Twenty-Two Races ‘A Tall Ask’ with Current Power Unit Allocations – Horner

by Paul Hensby

Christian Horner says Red Bull Racing would agree to have twenty-two races on the Formula 1 schedule in 2020, although he believes increasing the engine allocations would be advisable, especially as there are struggles to stay within current allocations already.

Whilst the German Grand Prix is set to drop off the calendar next season, Formula 1 will visit the Netherlands for the first time since 1985 with a trip to Zandvoort, while Vietnam will host its first ever race, increasing the number of events to a record-breaking twenty-two.

However, Horner, the Team Principal of the Honda-powered Red Bull outfit, says he finds it difficult to imagine such a long season with the current allowed numbers of power unit components, especially when penalties are already being taken in 2019 for exceeding those numbers with still nine races of the season remaining.

“Would we support it,” Horner is quoted as saying by MotorsportWeek.com about the expanded schedule. “I think in principle, yes, is the answer.

“I think if we are to introduce a twenty-second race the majority of teams are taking penalties and using four engines [already], so one would assume that it would make sense to increase the allocation on power units and components.”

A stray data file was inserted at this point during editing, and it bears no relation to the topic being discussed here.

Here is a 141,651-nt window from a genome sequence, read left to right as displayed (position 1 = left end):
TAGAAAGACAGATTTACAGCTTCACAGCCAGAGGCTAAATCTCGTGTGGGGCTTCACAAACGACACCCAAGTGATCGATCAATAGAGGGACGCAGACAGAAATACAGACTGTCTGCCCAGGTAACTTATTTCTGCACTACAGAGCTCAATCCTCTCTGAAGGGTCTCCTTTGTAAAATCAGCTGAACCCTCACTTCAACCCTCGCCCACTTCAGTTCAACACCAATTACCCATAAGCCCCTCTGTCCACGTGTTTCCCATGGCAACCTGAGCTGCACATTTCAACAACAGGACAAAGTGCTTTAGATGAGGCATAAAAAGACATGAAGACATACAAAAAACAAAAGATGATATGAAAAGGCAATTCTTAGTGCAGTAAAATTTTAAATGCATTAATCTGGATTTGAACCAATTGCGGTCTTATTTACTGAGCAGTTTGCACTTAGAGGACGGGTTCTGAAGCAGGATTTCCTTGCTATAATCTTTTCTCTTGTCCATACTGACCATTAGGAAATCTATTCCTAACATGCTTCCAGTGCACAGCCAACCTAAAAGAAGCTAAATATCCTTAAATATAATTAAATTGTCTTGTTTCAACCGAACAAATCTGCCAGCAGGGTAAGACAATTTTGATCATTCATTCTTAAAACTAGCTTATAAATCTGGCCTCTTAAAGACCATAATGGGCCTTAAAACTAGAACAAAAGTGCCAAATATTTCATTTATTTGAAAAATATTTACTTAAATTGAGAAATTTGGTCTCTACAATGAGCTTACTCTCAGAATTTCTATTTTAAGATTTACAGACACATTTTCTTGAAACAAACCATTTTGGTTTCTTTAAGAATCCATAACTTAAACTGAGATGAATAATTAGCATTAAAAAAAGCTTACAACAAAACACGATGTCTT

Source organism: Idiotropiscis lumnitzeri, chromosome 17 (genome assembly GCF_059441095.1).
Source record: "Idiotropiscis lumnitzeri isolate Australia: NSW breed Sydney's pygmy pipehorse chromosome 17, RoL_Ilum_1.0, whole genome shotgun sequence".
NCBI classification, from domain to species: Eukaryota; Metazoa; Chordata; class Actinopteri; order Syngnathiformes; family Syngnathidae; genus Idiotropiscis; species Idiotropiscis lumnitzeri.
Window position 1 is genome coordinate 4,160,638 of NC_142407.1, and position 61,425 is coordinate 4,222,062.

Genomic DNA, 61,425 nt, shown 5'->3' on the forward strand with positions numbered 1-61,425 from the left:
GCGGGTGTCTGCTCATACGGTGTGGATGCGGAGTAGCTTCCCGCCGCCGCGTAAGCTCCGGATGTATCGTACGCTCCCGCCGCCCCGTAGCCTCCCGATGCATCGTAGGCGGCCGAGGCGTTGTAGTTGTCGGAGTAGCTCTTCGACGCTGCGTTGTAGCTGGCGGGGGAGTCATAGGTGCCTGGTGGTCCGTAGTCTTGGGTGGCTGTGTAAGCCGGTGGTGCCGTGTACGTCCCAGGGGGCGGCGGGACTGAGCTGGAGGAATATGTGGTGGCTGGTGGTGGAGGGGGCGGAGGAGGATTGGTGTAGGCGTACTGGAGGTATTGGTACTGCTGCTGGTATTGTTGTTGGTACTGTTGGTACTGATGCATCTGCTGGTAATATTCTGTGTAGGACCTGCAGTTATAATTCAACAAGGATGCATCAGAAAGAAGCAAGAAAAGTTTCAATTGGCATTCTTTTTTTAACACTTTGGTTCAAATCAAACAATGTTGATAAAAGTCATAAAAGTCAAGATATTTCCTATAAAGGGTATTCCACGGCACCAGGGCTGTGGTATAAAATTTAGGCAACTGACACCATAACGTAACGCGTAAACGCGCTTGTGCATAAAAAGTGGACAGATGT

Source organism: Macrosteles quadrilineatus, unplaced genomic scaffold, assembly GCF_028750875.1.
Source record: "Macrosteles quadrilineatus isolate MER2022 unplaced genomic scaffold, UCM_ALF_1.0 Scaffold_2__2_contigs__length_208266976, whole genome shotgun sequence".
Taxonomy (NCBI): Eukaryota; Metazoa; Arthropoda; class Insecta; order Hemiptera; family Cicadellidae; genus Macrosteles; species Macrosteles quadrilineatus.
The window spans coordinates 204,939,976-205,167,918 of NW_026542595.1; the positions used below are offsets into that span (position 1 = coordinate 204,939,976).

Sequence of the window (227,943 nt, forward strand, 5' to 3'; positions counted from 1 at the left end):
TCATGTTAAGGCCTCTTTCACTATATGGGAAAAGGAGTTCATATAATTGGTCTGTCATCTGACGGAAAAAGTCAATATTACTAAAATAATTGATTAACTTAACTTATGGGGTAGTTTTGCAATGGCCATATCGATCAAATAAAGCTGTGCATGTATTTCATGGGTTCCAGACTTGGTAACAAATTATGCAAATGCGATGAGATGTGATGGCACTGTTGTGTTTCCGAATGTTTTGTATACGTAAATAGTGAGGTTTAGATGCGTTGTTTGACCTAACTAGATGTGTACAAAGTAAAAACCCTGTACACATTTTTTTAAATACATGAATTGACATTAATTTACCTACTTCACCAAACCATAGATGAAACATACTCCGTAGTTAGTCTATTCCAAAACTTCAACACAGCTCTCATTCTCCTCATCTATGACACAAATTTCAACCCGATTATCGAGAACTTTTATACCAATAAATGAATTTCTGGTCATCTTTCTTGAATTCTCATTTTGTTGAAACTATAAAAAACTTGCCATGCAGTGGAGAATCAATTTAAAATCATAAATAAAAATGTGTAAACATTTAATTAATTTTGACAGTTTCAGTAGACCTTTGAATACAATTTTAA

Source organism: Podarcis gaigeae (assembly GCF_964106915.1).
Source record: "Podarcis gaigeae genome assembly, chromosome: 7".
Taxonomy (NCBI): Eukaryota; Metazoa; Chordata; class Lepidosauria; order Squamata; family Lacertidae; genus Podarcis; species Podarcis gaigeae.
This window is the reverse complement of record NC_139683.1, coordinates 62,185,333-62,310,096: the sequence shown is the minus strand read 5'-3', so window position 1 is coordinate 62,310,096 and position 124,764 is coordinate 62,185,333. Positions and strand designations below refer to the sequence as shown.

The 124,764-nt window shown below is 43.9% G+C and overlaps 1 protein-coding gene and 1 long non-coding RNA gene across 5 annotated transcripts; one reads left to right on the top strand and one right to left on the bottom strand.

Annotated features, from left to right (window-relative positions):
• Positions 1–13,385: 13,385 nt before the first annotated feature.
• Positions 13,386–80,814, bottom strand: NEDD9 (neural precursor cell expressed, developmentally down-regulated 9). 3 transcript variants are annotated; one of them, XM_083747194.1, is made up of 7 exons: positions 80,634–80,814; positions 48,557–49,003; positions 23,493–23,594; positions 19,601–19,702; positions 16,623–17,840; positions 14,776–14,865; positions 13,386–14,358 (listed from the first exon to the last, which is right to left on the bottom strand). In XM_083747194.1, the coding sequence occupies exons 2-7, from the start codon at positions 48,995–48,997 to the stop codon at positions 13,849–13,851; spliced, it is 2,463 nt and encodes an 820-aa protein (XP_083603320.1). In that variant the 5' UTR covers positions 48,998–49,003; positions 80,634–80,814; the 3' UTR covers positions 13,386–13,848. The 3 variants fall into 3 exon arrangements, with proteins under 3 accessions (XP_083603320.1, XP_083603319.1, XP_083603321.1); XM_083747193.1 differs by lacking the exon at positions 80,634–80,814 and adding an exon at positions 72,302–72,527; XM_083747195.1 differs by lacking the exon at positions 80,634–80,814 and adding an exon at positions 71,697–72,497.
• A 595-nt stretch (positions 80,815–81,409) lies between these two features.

Horner says if testing was cut then adding an additional engine for the season would be financially viable, but the current set-up, with four power units to cover the twenty-one races of 2019, is unlikely to work that well with an additional race.

“Perhaps if we look at the ratio and say ‘well, OK, rather than using engines for going testing and if we reduce the in-season testing and pre-season testing slightly, if that frees up an engine that the majority of teams they’re going to use anyway,” added Horner.

“From the next race there is going to be a whole raft of penalties coming through, and we’re only just halfway through the season, so introducing another race on top of that and expecting teams to get through on three engines and three sets of components is a bit of a tall ask.”

Related articles

This website uses cookies to improve your experience. We'll assume you're ok with this, but you can opt-out if you wish. Accept Read More